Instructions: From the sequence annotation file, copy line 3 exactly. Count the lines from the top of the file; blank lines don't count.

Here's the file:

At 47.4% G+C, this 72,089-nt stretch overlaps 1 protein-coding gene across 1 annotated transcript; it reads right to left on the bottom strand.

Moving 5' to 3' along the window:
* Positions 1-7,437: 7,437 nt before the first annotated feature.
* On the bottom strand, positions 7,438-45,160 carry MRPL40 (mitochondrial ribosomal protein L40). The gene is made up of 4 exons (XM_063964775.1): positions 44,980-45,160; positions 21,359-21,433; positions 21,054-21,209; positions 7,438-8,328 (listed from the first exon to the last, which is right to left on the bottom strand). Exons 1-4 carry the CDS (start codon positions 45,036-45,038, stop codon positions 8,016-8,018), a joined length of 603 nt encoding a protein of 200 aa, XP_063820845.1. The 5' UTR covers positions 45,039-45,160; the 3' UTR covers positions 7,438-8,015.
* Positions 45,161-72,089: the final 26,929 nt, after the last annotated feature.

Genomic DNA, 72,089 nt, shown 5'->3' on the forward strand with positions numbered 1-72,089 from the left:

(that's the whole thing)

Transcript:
* Positions 1-7,437: 7,437 nt before the first annotated feature.